I've pretty much read most of the late 60's to 2010 sci-fi, It took me awhile to learn to read in elementry school, once I did though, books were my number one form of entertainment and always have been. On an average year I will read up to 250 books or more. One year I read something on the order of 500 plus books, all of them sci-fi, fantasy style ones. I guess that is why I am looking for new authors, quite often a lot of older books are re-issued, and while there are a lot of books I have re-read, I still like the new and new concepts as times change.

I recently read First Activation.  It was one of those books that I could not put down once I started.  There are more coming in the series. It's a post-apocalyptic theme. The authors are brothers and are new, so the book is quite cheap, with the Kindle version just $2.99.

I finished First Activation last night. It was a good read. Thank-you for the recommend.

If you're looking for unusual sci-fi, you might enjoy my friend Mike Warren's book, Grey Cat Grey Day.  It's a book about crime in the near future, crime waves, flying cars, AI, and no tats- instead people have full body alterations.  I describe it as Elmore Leonard meets Philip K. Dick with a sense of humor.
Plus, it's more than 400-pages
http://www.amazon.com/Gray-Cat-Day-Michael-Warren-ebook/dp/B004IE9WWG/ref=sr_1_56?s=digital-text&ie=UTF8&qid=1384738498&sr=1-56&keywords=michael+warren

I purchased that one last night also, will start on it in soon. I generally do not go in for to many of the comedic style books, however I did read a funny Zombie book and found that I did enjoy it, so will give this one a try also. Thank you.

My most read series is W.M. Gears Spider series. I re-read that at least once every year. I find it enjoyable and the God concept very insightful. I jst wish he would do a fourth book in the series. I think his publishers have gotten way-laid on his abilities for good sci-fi because of the People of Books with his wife. oh-well maybe he will do a self publish of it one of these days, unless he signed a non-compete with his publisher.

Re: Reading Minds: The CoastGab Book Club
« Reply #190 on: November 22, 2013, 06:32:27 PM »
I heard about People Who Eat Darkness on LinkedIn, when they still had reading lists. It's on my wish list. Maybe I'll just try to get it from the library.

Last night I finished Olive Kittredge by Elizabeth Strout. Before that A Taste for Death by P.D. James.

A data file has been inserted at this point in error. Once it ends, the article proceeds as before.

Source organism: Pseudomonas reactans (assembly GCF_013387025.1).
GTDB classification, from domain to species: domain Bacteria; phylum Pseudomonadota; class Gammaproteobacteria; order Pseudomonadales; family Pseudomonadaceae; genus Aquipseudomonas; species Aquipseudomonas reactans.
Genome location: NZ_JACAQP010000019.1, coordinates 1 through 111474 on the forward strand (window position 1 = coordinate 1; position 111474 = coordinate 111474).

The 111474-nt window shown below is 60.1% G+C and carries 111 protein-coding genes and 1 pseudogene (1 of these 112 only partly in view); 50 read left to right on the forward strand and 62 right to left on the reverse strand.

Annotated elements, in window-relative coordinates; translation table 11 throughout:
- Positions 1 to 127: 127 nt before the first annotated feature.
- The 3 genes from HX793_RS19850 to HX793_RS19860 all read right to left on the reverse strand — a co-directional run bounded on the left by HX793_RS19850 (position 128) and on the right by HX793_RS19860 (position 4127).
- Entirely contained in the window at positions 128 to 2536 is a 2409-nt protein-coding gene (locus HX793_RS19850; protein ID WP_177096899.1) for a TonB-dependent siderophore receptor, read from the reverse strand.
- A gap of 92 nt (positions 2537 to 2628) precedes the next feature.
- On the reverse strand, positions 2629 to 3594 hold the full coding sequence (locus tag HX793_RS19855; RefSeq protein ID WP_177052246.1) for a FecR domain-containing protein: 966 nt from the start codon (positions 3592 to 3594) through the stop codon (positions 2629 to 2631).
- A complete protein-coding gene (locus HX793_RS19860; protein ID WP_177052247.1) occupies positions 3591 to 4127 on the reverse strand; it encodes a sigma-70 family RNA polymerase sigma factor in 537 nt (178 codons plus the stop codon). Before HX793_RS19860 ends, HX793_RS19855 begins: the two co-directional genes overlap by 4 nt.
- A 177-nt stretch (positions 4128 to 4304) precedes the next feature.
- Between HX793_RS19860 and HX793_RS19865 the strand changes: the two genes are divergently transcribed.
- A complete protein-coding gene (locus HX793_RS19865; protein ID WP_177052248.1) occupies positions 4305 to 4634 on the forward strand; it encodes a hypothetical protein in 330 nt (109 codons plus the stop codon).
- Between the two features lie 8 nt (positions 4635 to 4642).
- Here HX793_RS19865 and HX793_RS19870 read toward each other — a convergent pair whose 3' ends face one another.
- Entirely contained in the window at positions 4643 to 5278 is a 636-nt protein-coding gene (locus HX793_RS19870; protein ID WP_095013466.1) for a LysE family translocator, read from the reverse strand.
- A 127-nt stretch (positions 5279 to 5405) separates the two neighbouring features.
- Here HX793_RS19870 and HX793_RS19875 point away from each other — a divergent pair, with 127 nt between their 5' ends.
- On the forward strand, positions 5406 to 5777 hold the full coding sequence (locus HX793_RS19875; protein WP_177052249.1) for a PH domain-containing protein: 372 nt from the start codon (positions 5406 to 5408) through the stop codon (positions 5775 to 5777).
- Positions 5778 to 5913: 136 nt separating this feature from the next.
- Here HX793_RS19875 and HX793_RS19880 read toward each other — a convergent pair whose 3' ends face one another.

Re: Reading Minds: The CoastGab Book Club
« Reply #191 on: November 22, 2013, 09:01:34 PM »
If you're looking for unusual sci-fi, you might enjoy my friend Mike Warren's book, Grey Cat Grey Day.  It's a book about crime in the near future, crime waves, flying cars, AI, and no tats- instead people have full body alterations.  I describe it as Elmore Leonard meets Philip K. Dick with a sense of humor.
Plus, it's more than 400-pages
http://www.amazon.com/Gray-Cat-Day-Michael-Warren-ebook/dp/B004IE9WWG/ref=sr_1_56?s=digital-text&ie=UTF8&qid=1384738498&sr=1-56&keywords=michael+warren

Thanks, Juan.

Just snagged it at Amazon...it's on sale. :)
I'll be finishing up 11/22/63 later tonight, how appropriate, and I'll be starting it tomorrow. 

Re: Reading Minds: The CoastGab Book Club
« Reply #192 on: November 23, 2013, 12:14:59 AM »
I've pretty much read most of the late 60's to 2010 sci-fi .....

Hey Shadow Wolf.   Wow, that's alot of books!  :)  I've recently embarked on working my way (more or less) through the top 100 scifi books as defined by this link:

http://scifilists.sffjazz.com/lists_books_rank1.html

I've already read about 15 of them, but wanted to expand farther.  Was wondering if there were any on this list or elsewhere that you'd particularly recommend?

Re: Reading Minds: The CoastGab Book Club
« Reply #193 on: November 23, 2013, 01:28:40 AM »
I've already read about 15 of them, but wanted to expand farther.  Was wondering if there were any on this list or elsewhere that you'd particularly recommend?

I've read pretty much all of those books. The ones I have read twice/would read again would be:
All of the Arthur C. Clarke stuff, Fire Upon the Deep, Gateway. Startide Rising, Neuromancer, Lord of Light, the Cyberiad.

Re: Reading Minds: The CoastGab Book Club
« Reply #194 on: November 23, 2013, 02:51:11 AM »
I've read pretty much all of those books. The ones I have read twice/would read again would be:
All of the Arthur C. Clarke stuff, Fire Upon the Deep, Gateway. Startide Rising, Neuromancer, Lord of Light, the Cyberiad.

Thanks for the input Monk.  I've read Gateway & Neuromancer, which were for sure two of my favorites as well (along with Hyperion and the Hitchhiker's Guide series).  I read Clarke's Rendezvous with Rama which was a little slow but I could see how it was probably influential back when it came out.  I'd like to check out some other stuff of his - I heard Childhood's End is worthy. 

Funny enough I actually have both Lord of Light and the Cyberiad on my bedside stack, ready to be dug into shortly.  And I'll definitely check out those others you mentioned too.  Btw I remember you mentioning Zelazny's Amber series in some other post somewhere, so that gives you some street cred with me.  :)